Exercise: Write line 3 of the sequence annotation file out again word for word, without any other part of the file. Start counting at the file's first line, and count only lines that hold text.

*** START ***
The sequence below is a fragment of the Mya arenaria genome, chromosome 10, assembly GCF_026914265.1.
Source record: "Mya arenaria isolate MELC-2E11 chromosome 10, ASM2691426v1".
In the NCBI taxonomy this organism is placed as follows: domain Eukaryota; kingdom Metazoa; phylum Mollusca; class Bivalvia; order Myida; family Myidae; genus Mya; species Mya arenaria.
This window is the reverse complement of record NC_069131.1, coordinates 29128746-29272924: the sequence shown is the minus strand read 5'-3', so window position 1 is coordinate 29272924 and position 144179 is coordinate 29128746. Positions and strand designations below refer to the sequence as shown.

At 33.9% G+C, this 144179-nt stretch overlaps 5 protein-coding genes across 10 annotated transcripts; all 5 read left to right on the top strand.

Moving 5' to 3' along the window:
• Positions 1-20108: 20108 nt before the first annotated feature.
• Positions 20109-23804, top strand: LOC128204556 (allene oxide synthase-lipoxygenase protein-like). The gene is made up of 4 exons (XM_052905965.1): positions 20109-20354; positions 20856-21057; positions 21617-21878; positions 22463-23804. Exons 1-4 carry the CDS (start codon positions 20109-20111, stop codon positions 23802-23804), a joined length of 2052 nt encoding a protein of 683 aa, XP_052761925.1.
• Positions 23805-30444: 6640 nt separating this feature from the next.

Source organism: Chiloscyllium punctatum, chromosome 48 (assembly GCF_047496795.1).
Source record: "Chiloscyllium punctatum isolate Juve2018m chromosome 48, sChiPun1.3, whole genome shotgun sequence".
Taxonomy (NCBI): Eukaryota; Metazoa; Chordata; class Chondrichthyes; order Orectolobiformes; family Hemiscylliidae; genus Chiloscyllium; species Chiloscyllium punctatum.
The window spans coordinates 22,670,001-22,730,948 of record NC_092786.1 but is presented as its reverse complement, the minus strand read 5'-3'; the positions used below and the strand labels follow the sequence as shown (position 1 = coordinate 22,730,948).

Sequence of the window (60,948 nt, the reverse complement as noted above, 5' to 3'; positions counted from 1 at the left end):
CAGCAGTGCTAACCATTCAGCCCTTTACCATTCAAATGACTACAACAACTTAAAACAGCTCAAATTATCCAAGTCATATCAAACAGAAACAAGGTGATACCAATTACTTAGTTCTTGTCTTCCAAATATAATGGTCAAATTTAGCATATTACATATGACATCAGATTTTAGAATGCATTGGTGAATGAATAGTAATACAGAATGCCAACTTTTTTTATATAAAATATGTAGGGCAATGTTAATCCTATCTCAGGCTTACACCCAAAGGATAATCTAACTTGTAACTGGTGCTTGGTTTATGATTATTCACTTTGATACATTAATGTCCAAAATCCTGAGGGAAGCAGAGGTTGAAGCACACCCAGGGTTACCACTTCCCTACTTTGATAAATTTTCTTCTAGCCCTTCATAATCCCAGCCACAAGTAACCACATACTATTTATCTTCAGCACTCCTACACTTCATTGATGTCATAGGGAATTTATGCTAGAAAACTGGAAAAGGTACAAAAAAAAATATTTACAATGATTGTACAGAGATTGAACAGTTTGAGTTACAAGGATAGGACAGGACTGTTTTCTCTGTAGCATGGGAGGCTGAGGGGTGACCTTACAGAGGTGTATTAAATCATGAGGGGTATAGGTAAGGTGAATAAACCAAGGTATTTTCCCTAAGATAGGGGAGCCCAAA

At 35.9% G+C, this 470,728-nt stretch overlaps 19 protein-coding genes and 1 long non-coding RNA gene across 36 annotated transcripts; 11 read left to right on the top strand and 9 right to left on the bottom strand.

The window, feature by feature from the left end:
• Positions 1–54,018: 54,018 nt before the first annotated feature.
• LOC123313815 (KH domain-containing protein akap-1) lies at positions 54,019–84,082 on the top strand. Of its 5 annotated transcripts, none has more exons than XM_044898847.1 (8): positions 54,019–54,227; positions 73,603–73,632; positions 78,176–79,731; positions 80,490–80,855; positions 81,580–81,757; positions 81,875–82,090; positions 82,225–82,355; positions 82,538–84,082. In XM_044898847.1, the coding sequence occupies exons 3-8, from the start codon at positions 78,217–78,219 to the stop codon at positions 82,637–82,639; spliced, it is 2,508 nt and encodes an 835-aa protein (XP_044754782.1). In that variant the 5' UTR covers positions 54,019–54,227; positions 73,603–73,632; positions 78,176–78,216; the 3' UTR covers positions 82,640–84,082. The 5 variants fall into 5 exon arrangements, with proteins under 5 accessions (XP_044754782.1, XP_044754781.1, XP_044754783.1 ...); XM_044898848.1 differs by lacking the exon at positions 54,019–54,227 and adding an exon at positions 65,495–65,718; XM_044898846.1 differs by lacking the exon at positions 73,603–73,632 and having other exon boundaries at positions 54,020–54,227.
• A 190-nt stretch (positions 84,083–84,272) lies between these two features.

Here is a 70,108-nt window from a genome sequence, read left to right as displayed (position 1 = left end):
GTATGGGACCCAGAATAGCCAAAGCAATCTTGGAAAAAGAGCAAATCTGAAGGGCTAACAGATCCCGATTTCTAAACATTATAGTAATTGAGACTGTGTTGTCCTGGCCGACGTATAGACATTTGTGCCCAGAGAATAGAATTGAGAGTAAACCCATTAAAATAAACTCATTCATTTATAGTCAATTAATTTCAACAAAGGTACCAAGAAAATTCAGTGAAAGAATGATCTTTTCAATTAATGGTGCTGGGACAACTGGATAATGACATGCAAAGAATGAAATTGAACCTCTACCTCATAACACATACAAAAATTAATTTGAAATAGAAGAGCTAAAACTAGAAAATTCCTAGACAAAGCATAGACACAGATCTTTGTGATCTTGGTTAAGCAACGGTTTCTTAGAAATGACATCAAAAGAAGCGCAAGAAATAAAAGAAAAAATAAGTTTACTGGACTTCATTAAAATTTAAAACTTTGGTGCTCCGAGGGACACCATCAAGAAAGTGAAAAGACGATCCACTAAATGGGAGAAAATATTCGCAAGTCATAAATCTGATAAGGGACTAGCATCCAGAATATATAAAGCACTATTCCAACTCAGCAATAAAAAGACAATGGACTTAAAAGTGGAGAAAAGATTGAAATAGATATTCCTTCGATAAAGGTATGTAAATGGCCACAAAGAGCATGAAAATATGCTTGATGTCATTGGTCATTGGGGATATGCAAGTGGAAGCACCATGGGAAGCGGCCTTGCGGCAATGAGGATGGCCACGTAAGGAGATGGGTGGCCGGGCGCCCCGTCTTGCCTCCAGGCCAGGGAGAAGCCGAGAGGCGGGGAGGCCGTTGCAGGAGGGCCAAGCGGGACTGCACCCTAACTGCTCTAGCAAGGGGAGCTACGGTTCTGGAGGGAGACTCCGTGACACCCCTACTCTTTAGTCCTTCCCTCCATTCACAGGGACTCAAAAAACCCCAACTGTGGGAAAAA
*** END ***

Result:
In the NCBI taxonomy this organism is placed as follows: domain Eukaryota; kingdom Metazoa; phylum Mollusca; class Bivalvia; order Myida; family Myidae; genus Mya; species Mya arenaria.